September 2011
Volume 11, Issue 11
Vision Sciences Society Annual Meeting Abstract  |   September 2011
Cross-attribute object trackings are much slower than within-attribute trackings
Author Affiliations
  • Hidetoshi Kanaya
    Intelligent Modeling Laboratory, The University of Tokyo
  • Takao Sato
    Graduate School of Humanities and Sociology, The University of Tokyo
Journal of Vision September 2011, Vol.11, 286. doi:
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      Hidetoshi Kanaya, Takao Sato; Cross-attribute object trackings are much slower than within-attribute trackings. Journal of Vision 2011;11(11):286.

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      © ARVO (1962-2015); The Authors (2016-present)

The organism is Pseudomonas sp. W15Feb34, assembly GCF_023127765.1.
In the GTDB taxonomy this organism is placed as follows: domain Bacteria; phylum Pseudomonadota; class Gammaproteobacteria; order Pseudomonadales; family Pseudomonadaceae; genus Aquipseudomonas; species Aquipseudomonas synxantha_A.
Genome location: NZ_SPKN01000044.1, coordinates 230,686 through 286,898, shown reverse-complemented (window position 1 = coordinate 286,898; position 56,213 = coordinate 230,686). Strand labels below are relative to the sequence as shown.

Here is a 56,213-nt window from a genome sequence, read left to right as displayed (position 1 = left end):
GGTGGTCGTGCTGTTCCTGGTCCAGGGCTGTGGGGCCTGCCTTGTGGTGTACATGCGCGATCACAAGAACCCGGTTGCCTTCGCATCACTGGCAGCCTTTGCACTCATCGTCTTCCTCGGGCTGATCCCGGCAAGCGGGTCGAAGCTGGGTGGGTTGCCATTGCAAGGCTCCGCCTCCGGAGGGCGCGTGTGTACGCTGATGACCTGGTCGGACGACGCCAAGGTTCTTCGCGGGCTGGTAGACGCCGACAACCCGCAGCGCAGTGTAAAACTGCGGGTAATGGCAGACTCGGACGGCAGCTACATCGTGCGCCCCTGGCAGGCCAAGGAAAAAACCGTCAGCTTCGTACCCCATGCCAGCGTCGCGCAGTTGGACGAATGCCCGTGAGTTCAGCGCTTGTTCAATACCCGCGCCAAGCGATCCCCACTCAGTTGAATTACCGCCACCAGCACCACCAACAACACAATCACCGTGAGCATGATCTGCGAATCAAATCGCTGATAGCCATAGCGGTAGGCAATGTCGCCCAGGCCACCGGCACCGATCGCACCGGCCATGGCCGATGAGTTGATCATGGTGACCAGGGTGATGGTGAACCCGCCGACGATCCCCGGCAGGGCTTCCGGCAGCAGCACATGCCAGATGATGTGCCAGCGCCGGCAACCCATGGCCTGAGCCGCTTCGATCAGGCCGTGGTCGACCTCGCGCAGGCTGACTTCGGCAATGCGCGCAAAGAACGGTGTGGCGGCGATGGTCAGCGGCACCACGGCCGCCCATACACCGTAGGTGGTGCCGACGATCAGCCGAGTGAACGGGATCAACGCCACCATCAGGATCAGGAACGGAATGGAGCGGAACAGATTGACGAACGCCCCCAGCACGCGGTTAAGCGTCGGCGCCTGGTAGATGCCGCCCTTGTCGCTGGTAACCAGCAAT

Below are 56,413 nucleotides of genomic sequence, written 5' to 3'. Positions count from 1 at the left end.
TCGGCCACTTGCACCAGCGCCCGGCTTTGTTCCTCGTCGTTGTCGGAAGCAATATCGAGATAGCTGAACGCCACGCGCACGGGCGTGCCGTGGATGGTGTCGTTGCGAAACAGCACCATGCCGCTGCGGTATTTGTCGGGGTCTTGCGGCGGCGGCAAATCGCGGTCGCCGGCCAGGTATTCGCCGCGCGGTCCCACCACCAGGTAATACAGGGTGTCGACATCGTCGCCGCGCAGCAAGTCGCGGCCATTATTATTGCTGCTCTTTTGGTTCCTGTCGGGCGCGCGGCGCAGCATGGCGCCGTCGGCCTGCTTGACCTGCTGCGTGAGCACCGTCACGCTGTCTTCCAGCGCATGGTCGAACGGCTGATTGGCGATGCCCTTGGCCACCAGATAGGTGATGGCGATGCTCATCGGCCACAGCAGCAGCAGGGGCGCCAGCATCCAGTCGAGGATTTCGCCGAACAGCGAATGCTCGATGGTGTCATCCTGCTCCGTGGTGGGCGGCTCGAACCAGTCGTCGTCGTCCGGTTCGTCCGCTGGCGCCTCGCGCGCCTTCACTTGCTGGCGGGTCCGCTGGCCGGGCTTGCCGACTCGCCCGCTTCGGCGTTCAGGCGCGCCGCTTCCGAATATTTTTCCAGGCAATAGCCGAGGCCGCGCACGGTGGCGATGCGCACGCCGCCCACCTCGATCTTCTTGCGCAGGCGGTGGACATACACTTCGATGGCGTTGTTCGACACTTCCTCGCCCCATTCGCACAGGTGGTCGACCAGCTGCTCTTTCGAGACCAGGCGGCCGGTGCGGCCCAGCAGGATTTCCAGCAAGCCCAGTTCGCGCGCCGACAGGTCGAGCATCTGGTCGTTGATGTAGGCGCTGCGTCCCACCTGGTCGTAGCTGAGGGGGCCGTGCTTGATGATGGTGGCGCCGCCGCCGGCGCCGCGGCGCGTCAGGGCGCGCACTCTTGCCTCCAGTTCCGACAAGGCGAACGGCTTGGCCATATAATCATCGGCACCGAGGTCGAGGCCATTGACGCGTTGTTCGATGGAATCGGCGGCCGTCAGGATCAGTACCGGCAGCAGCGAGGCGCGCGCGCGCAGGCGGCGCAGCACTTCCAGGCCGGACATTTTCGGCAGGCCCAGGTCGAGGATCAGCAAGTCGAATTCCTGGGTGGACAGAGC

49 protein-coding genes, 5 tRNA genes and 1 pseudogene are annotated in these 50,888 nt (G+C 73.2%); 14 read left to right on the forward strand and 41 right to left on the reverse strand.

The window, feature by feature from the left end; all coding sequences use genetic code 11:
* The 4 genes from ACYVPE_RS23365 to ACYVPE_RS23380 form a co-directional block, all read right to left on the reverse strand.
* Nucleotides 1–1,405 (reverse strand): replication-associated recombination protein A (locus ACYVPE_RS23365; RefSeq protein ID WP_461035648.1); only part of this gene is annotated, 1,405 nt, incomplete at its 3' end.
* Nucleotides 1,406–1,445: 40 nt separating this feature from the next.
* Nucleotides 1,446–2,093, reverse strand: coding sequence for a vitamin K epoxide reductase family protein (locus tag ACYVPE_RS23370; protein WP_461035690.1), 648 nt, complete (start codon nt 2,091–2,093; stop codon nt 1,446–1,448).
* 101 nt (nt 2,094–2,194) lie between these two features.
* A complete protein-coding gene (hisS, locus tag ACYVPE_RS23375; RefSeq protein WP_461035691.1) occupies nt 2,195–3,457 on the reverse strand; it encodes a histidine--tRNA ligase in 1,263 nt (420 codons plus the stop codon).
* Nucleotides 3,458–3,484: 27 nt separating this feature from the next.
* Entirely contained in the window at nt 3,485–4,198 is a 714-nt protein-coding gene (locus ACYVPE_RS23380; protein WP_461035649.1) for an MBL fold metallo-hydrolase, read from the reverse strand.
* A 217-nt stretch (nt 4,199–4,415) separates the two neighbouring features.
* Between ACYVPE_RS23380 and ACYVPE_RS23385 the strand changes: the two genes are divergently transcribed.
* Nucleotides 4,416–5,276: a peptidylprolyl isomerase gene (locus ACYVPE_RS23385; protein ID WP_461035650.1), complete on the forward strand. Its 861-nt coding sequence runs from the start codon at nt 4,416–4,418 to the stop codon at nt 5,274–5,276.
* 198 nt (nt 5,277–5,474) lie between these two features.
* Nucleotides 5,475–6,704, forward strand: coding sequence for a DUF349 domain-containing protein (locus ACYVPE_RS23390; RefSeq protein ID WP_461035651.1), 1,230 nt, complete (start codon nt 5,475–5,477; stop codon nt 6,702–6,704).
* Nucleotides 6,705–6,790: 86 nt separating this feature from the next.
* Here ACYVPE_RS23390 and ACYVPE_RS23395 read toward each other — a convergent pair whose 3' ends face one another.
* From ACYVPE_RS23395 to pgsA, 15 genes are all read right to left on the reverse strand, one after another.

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Verstraten et al. (2000) examined the temporal limit for attentive tracking of an object within a circular ambiguous apparent motion display consisting of several luminance-defined discs. They found that the limit was 4–8 Hz, much lower values than for first-order motion detection. They argued that this demonstrates a higher-level involvement. To clarify the nature of this higher-level involvement, we examined the temporal limits for attentive tracking by using stimuli defined by several different attributes (luminance, binocular disparity, motion direction, and flicker). The experiment was conducted in either within-attribute (motion between arrays defined by the same attribute) or cross-attribute (motion between arrays defined by luminance and those defined by the other attribute) conditions. Two circular arrays of four rectangle objects (1 × 1 deg) were alternately presented with no ISI. The diameter of the arrays was 7 deg. The alternation rate was varied in 5 steps between 1.67 and 5.00 Hz. Participants were asked to track one object (target) for 1.8 sec. The maximum temporal rate was defined as the rate that corresponds to 75% correct responses. It was found that the upper temporal limit was approximately 4 Hz in within-attribute conditions regardless of attributes. The cross-attribute conditions yielded much lower limits. It was about 2–3 Hz irrespective of attributes paired to luminance. These results indicate that, (1) the 4–8 Hz limit is specific to tracking with objects defined by single attribute, (2) this limit is not affected by attribute types including first- and second-order difference, and (3) cross-attribute trackings involve a much slower higher process than that for within-attribute trackings. There seems two separate types of object trackings; one for within-attribute, and the other for cross-attribute trackings.


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